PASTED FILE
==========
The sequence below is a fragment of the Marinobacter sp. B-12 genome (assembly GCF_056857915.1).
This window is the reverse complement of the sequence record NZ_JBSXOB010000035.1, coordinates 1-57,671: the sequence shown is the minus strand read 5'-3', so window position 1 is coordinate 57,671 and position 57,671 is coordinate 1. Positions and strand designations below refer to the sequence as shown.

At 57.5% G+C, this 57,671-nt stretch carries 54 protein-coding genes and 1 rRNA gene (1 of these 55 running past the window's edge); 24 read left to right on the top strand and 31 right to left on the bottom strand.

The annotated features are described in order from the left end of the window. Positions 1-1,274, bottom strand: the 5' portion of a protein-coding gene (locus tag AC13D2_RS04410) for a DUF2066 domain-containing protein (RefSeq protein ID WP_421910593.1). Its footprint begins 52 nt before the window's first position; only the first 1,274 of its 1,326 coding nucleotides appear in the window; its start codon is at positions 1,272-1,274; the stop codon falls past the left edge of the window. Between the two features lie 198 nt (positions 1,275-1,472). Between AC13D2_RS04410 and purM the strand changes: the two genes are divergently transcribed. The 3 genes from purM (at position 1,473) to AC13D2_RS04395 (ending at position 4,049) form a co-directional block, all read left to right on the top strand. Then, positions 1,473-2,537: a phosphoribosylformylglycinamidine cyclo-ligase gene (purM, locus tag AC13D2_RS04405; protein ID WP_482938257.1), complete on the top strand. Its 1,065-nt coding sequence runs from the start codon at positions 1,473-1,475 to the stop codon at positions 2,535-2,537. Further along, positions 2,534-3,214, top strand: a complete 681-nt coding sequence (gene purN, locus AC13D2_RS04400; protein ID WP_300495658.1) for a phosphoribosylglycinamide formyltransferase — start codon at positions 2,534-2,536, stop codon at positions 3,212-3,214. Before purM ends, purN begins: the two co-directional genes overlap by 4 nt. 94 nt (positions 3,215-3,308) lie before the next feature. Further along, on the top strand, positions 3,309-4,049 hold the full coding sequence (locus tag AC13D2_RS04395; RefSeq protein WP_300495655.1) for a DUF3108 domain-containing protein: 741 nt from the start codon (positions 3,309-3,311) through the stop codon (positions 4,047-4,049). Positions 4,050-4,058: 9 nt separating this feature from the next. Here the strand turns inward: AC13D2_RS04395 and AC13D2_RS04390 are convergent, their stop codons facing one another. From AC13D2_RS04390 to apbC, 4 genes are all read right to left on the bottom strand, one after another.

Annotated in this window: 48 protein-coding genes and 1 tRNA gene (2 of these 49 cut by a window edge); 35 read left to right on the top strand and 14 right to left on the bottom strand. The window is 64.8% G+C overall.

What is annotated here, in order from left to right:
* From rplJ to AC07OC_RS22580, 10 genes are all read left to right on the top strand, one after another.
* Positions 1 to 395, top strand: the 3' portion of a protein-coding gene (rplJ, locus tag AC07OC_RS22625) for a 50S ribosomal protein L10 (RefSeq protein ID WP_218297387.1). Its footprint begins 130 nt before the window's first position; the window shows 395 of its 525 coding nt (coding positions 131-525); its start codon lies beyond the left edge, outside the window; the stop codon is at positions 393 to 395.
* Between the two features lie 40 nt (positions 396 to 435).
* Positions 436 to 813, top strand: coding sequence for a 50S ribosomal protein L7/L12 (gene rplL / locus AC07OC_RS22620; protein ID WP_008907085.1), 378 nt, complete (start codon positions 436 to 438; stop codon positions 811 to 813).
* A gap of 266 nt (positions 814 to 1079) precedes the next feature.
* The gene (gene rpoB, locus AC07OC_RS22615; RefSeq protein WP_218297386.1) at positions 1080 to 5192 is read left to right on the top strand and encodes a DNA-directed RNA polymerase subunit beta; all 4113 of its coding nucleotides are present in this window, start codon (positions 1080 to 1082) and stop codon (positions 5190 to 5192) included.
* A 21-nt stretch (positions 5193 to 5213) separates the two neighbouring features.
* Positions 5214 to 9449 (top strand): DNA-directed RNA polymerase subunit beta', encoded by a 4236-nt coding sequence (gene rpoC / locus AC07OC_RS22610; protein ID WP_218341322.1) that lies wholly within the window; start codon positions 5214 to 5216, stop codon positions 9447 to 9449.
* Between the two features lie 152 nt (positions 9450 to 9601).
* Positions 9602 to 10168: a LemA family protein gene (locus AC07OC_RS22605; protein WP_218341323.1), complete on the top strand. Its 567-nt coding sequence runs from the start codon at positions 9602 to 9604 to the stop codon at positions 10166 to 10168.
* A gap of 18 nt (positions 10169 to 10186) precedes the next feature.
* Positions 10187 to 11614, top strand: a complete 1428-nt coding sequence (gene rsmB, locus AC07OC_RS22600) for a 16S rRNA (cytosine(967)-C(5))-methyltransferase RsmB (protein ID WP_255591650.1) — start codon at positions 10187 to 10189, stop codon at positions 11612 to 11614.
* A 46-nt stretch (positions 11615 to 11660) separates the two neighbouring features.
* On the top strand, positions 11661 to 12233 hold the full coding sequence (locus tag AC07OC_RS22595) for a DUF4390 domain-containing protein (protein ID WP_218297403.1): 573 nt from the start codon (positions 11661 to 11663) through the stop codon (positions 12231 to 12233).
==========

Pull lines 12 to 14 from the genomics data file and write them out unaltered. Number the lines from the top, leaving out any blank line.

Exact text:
* The gene (gene rpoB, locus AC07OC_RS22615; RefSeq protein WP_218297386.1) at positions 1080 to 5192 is read left to right on the top strand and encodes a DNA-directed RNA polymerase subunit beta; all 4113 of its coding nucleotides are present in this window, start codon (positions 1080 to 1082) and stop codon (positions 5190 to 5192) included.
* A 21-nt stretch (positions 5193 to 5213) separates the two neighbouring features.
* Positions 5214 to 9449 (top strand): DNA-directed RNA polymerase subunit beta', encoded by a 4236-nt coding sequence (gene rpoC / locus AC07OC_RS22610; protein ID WP_218341322.1) that lies wholly within the window; start codon positions 5214 to 5216, stop codon positions 9447 to 9449.